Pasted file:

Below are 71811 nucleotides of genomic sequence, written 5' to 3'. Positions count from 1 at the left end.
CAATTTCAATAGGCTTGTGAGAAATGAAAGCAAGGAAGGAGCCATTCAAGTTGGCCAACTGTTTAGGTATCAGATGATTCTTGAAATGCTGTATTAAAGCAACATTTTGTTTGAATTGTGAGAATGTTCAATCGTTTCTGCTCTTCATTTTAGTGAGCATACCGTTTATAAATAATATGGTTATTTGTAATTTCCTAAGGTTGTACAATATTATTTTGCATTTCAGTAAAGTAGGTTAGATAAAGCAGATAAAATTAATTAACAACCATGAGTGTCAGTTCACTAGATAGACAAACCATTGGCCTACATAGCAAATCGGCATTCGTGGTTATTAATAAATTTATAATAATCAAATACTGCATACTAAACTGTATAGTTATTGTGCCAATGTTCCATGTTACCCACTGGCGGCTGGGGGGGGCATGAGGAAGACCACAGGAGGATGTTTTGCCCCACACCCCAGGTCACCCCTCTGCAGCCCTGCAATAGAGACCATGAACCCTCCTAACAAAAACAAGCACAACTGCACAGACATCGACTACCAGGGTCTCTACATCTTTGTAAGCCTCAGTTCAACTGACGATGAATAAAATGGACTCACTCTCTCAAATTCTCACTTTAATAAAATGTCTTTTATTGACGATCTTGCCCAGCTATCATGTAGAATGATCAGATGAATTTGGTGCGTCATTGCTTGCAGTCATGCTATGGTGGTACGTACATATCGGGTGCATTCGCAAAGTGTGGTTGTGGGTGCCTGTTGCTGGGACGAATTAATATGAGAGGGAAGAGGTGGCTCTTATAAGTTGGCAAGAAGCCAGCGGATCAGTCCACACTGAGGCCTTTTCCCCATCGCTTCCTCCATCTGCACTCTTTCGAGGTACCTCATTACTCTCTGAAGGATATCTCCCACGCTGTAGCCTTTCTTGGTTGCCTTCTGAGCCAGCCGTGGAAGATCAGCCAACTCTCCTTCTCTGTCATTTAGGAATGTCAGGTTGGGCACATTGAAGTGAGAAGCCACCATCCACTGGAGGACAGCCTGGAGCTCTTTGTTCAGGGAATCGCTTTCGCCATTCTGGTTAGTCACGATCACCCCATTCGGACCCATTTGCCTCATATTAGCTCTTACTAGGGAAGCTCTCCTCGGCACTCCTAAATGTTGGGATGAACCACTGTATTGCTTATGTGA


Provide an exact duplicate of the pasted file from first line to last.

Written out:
Below are 71811 nucleotides of genomic sequence, written 5' to 3'. Positions count from 1 at the left end.
CAATTTCAATAGGCTTGTGAGAAATGAAAGCAAGGAAGGAGCCATTCAAGTTGGCCAACTGTTTAGGTATCAGATGATTCTTGAAATGCTGTATTAAAGCAACATTTTGTTTGAATTGTGAGAATGTTCAATCGTTTCTGCTCTTCATTTTAGTGAGCATACCGTTTATAAATAATATGGTTATTTGTAATTTCCTAAGGTTGTACAATATTATTTTGCATTTCAGTAAAGTAGGTTAGATAAAGCAGATAAAATTAATTAACAACCATGAGTGTCAGTTCACTAGATAGACAAACCATTGGCCTACATAGCAAATCGGCATTCGTGGTTATTAATAAATTTATAATAATCAAATACTGCATACTAAACTGTATAGTTATTGTGCCAATGTTCCATGTTACCCACTGGCGGCTGGGGGGGGCATGAGGAAGACCACAGGAGGATGTTTTGCCCCACACCCCAGGTCACCCCTCTGCAGCCCTGCAATAGAGACCATGAACCCTCCTAACAAAAACAAGCACAACTGCACAGACATCGACTACCAGGGTCTCTACATCTTTGTAAGCCTCAGTTCAACTGACGATGAATAAAATGGACTCACTCTCTCAAATTCTCACTTTAATAAAATGTCTTTTATTGACGATCTTGCCCAGCTATCATGTAGAATGATCAGATGAATTTGGTGCGTCATTGCTTGCAGTCATGCTATGGTGGTACGTACATATCGGGTGCATTCGCAAAGTGTGGTTGTGGGTGCCTGTTGCTGGGACGAATTAATATGAGAGGGAAGAGGTGGCTCTTATAAGTTGGCAAGAAGCCAGCGGATCAGTCCACACTGAGGCCTTTTCCCCATCGCTTCCTCCATCTGCACTCTTTCGAGGTACCTCATTACTCTCTGAAGGATATCTCCCACGCTGTAGCCTTTCTTGGTTGCCTTCTGAGCCAGCCGTGGAAGATCAGCCAACTCTCCTTCTCTGTCATTTAGGAATGTCAGGTTGGGCACATTGAAGTGAGAAGCCACCATCCACTGGAGGACAGCCTGGAGCTCTTTGTTCAGGGAATCGCTTTCGCCATTCTGGTTAGTCACGATCACCCCATTCGGACCCATTTGCCTCATATTAGCTCTTACTAGGGAAGCTCTCCTCGGCACTCCTAAATGTTGGGATGAACCACTGTATTGCTTATGTGA